Shirtless and shoeless, the frantic homeless man darted across the street to an Arco gas station.
He asked a customer to dial 911.
The customer ignored him.
Determined not to give up, Ian Hinton approached another customer.
It was around 7 p.m. Tuesday night, and Hinton desperately needed to call the Garden Grove Police.
But he had no phone.
Minutes earlier, Hinton had spotted a teenage boy near the intersection of Brookhurst Street and Hazard Avenue, sitting alone and waving his arms around while talking to himself.
For about five hours, Garden Grove cops had been looking for a boy matching his description:
5 feet tall, 100 pounds.
Wearing a long-sleeve blue striped thermal shirt, black jeans, and black Van’s tennis shoes.
Large scar on the left side of his head.
Blanca Gonzalez, who had pulled into the Arco station, at first was startled to see the homeless man approach her.
What Gonzales did next brought instant relief to a distraught Anaheim mother who since about 1:45 p.m. that day had been living a terrifying nightmare:
Searching for her missing son.
Charles “Charlie” Truong, 17, has autism.
He has the mental capacity of a 4-year-old, his mother says.
Charlie and his mother, who live in Anaheim, were shopping at Hoa Binh Supermarket, 13922 Brookhurst St., when Charlie wandered away from her at around 1:45 p.m. Tuesday.
His mother called the Garden Grove police.
More than a dozen officers began canvassing the highly populated area. Cops soon determined that Charlie had entered a nearby restaurant but was told to leave the restaurant by the manager.
That’s where he had last been seen: on foot at the northeast corner of a shopping complex at Brookhurst Street and Westminster Avenue.
Ian Hinton is no stranger to Garden Grove patrol officers. He has had numerous run-ins with them for about a year, when he first showed up in the city.
Diagnosed with alcoholism, the transient recently spent nearly five months in Orange County Jail in Santa Ana. He was released March 22.
Although Hinton has had his share of encounters with Garden Grove cops, one thing has remained constant, they said: his respect for GGPD and the public’s safety.
Officer David Chang was among several GGPD officers who canvassed the area where Charlie disappeared Tuesday afternoon.
Hinton saw Chang roll by and waved hello.
The officer recalled how, a day after Hinton’s release from jail, Hinton had waved him down in a similar matter to turn over to him a pair of new Fiskars loppers — a tool used to cut trees and shrubs — still in the package.
Hinton could have sold the new loppers for money, Chang said, but instead turned them in to the PD.
“He’s always been very respectful of the police and always interested in doing the right thing,” said Chang, a five-year veteran of the Garden Grove PD.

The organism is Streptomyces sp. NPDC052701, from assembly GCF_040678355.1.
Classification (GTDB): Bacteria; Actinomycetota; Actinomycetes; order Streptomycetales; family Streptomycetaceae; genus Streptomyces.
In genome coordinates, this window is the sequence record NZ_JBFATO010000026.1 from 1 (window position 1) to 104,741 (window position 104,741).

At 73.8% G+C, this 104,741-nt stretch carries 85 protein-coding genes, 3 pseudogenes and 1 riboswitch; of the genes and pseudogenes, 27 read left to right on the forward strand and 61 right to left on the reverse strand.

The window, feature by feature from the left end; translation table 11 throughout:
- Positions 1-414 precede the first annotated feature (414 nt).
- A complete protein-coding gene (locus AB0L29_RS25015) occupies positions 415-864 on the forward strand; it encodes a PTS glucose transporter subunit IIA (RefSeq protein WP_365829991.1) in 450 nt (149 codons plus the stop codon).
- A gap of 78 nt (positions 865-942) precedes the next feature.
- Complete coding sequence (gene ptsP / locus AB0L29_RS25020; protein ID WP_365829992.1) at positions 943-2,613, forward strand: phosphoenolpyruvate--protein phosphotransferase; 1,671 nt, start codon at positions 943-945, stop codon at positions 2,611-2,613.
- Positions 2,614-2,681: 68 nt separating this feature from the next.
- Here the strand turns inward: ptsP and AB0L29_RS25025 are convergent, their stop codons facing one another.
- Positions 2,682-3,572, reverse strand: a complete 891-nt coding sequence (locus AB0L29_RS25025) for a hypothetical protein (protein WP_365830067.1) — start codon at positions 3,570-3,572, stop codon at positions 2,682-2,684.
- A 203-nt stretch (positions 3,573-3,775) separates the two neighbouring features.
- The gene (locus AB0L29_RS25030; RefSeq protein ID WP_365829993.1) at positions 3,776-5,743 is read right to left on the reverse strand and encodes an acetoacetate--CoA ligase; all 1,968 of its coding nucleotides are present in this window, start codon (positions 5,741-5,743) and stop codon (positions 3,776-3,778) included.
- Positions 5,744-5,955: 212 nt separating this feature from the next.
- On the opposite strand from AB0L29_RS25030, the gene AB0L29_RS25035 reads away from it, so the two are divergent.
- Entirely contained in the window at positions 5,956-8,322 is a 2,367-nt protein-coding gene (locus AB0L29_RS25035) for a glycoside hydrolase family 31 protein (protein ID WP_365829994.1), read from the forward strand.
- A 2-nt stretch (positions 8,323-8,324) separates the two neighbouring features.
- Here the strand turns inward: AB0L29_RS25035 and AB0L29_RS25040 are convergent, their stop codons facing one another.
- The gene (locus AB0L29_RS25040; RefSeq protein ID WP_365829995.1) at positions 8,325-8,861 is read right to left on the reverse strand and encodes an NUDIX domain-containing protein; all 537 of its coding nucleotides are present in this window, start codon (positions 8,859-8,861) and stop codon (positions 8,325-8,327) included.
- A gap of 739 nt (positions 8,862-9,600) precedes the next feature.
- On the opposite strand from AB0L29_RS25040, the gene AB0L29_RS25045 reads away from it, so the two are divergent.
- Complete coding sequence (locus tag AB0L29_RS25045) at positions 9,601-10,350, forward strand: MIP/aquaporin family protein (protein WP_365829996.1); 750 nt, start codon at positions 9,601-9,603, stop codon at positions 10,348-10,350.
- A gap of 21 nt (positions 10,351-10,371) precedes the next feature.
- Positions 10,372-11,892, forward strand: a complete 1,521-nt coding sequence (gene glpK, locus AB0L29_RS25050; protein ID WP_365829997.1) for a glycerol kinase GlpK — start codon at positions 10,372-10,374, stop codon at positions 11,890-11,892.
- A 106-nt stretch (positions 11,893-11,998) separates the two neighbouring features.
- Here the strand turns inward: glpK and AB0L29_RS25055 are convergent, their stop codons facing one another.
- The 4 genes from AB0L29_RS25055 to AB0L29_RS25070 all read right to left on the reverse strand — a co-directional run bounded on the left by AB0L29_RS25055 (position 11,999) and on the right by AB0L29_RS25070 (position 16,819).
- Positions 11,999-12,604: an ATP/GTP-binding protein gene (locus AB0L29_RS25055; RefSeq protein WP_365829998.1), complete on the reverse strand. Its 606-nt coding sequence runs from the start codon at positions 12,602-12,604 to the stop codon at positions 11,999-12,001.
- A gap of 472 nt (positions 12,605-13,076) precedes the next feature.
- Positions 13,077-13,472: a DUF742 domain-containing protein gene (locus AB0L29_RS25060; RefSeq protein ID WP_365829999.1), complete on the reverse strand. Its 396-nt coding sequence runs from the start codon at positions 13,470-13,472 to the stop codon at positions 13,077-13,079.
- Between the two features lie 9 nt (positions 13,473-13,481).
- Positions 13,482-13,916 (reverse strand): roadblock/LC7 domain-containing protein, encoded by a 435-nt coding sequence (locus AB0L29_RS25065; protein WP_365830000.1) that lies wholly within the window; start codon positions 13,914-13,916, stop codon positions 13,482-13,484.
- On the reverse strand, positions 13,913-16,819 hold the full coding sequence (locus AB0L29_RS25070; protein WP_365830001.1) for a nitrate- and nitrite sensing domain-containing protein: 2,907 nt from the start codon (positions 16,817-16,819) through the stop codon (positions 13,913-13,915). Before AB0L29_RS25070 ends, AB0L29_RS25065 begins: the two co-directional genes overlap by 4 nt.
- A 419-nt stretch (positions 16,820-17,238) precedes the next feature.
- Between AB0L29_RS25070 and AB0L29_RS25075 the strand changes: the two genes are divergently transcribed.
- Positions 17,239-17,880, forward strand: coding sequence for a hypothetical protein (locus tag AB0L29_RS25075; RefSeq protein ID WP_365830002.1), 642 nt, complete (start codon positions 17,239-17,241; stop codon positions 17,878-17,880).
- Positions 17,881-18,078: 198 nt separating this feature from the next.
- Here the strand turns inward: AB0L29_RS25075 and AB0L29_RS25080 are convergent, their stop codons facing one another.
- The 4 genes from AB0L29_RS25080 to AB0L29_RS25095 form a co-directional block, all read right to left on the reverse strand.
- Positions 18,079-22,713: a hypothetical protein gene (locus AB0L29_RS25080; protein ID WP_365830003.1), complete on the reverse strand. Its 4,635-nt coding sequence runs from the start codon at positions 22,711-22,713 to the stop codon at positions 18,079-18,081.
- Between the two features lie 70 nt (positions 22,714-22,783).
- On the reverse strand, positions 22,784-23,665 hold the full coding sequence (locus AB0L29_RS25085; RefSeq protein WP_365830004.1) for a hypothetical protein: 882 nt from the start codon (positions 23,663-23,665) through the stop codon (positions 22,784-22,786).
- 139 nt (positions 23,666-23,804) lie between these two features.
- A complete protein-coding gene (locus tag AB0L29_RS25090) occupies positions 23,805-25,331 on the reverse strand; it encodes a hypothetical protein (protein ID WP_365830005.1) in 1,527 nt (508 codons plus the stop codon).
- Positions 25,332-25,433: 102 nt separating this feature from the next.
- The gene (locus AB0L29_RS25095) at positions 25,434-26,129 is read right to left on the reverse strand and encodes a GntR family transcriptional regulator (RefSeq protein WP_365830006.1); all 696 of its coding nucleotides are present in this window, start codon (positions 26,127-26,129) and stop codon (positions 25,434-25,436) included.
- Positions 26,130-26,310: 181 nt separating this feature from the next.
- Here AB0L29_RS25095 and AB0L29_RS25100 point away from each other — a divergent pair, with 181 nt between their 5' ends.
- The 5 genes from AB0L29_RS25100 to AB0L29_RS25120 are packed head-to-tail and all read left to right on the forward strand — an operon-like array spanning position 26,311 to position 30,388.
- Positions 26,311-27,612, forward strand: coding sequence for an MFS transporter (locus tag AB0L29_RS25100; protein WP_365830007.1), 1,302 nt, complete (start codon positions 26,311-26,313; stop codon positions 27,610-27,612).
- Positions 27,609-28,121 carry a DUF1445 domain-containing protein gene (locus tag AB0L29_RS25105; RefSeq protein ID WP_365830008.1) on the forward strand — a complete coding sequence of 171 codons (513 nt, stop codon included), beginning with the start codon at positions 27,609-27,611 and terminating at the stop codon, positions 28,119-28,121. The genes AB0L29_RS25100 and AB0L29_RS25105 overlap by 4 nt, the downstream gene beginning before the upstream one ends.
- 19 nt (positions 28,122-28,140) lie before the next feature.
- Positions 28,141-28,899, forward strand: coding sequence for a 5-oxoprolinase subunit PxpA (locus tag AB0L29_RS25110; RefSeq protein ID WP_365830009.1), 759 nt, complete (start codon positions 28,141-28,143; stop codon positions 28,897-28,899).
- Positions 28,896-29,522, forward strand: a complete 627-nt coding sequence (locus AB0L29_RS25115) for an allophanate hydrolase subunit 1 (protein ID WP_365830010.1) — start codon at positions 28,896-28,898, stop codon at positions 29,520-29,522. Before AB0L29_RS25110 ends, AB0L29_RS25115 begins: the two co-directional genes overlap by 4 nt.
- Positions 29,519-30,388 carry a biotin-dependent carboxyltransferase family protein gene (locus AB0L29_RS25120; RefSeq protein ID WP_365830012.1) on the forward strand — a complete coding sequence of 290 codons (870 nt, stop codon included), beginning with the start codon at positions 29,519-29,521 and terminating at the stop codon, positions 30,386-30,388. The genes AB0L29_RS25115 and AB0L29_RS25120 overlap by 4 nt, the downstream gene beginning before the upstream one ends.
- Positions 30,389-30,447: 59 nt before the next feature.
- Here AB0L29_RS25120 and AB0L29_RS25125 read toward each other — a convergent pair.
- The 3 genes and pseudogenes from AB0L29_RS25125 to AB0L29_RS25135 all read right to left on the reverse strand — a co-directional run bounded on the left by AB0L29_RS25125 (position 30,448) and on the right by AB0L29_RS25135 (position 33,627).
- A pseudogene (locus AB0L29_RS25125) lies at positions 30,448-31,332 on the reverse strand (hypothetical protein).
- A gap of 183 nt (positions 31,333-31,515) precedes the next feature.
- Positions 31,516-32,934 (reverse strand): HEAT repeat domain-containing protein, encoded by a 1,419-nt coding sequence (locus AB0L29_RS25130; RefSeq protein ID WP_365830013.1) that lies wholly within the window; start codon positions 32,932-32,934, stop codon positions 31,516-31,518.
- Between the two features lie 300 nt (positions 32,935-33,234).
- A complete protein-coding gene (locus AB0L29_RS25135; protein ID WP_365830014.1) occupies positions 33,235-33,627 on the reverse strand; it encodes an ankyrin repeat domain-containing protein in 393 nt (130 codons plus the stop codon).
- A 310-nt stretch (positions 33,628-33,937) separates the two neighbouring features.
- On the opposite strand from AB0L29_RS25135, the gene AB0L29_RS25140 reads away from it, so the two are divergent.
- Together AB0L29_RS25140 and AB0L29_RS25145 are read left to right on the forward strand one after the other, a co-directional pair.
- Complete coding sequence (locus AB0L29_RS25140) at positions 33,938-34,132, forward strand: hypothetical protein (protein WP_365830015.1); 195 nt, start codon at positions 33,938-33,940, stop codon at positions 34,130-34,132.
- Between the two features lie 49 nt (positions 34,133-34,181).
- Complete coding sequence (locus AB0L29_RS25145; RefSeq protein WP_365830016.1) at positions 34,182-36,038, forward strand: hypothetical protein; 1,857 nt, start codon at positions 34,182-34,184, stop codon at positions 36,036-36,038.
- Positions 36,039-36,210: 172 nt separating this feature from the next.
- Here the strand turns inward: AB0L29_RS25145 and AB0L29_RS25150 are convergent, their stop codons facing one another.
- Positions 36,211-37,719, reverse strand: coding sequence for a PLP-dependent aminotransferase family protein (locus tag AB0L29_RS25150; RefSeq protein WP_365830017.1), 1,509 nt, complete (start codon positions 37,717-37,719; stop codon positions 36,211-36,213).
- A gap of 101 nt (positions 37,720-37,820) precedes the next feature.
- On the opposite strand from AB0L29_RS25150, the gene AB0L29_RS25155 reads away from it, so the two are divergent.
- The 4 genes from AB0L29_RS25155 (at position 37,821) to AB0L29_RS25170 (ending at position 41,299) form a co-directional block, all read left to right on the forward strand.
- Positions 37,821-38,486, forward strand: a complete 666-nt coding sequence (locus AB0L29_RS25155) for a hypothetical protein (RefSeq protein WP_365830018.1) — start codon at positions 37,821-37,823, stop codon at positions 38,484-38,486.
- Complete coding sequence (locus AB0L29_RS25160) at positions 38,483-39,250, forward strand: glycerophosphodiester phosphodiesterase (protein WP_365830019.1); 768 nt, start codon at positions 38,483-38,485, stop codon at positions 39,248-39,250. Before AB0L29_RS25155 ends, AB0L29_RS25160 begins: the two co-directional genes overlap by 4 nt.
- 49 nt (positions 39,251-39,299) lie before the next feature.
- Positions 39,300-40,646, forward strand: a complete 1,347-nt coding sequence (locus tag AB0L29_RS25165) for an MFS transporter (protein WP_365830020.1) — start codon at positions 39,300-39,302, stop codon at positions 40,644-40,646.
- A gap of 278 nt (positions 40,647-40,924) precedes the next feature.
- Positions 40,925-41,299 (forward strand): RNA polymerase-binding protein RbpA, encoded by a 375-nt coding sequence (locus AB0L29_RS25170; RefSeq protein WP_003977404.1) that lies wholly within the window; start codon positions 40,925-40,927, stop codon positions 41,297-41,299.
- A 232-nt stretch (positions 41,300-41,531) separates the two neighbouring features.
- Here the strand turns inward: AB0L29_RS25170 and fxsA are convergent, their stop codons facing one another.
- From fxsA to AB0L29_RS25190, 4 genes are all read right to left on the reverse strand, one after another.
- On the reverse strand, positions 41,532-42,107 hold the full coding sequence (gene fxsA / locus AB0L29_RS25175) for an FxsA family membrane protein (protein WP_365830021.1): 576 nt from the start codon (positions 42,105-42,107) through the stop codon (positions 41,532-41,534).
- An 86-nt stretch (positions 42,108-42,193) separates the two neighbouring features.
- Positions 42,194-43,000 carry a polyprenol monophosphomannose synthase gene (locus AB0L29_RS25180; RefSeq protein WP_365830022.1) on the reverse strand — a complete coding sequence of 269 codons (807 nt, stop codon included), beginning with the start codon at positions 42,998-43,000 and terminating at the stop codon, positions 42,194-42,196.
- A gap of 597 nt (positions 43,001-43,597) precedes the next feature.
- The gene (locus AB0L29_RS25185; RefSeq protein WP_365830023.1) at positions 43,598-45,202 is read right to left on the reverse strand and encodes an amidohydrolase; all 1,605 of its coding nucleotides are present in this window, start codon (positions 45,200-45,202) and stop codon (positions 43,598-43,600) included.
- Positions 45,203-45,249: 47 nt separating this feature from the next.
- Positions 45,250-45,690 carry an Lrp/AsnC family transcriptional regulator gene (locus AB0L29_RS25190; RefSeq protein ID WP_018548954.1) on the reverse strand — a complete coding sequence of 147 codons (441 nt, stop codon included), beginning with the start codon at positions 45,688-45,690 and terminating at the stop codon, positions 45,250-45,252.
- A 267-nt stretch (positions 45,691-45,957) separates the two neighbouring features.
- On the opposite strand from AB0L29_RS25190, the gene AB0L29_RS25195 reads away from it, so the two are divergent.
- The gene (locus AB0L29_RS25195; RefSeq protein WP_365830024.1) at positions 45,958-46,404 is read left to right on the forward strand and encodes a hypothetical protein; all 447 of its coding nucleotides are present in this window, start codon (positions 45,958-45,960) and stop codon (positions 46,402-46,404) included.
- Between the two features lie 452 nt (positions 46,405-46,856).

After Hinton waved Chang over Tuesday, the officer told the homeless man police were looking for Truong — a “critical missing juvenile.”
Chang showed Hinton a picture of Truong and described his clothing.
Charlie, who speaks English and knows his name, his parents’ names and his address, had wandered away before, but only near his house. He likes to frequent libraries, elevators, and is attracted to iPads.
Police thought Charlie may have set off on foot toward his grandmother’s house in Fountain Valley.
Unable to find Truong, Garden Grove PD requested the services of the Orange County Sheriff’s Department’s Bloodhound Unit, which soon arrived to assist.
When Hinton, a few hours later, saw the boy matching Truong’s description sitting down, he held onto him.
Hinton could sense that the juvenile was in need of help, and could tell that he had a diminished mental capacity.
Hinton then ran over to the gas station to ask someone to call 911.
That’s when Gonzales, 24, of Santa Ana, made the call.
“She saw that he was in a panic and that he was genuinely concerned (about the boy),” Chang said.
Charlie’s mother soon was reunited with him.
She thanked Hinton and reached into her purse.
“I gave him all the money I had,” she said. “It was only $40.”
She added: “I am very appreciative of the police department, which put so many resources into finding my son. And I’m very appreciative of what (Hinton) did.
“Charlie was very happy when he saw me.”
Hinton declined to be interviewed for this story.
Officer Chang said Hinton helped the boy because it was the right thing to do — not because Hinton wanted something in return.
For their efforts of good citizenship, Hinton and Gonzales both were awarded with the GGPD’s Chief’s Coin for Merit.
After mother and son were reunited around 7:30 p.m. Tuesday, Officer Chang walked over to his patrol car.
Just as he was about to sit down to leave, Ian Hinton yelled out:
“Hey, Officer Chang!”
Chang looked over and Hinton repeated the same two words police officers tell each other every day: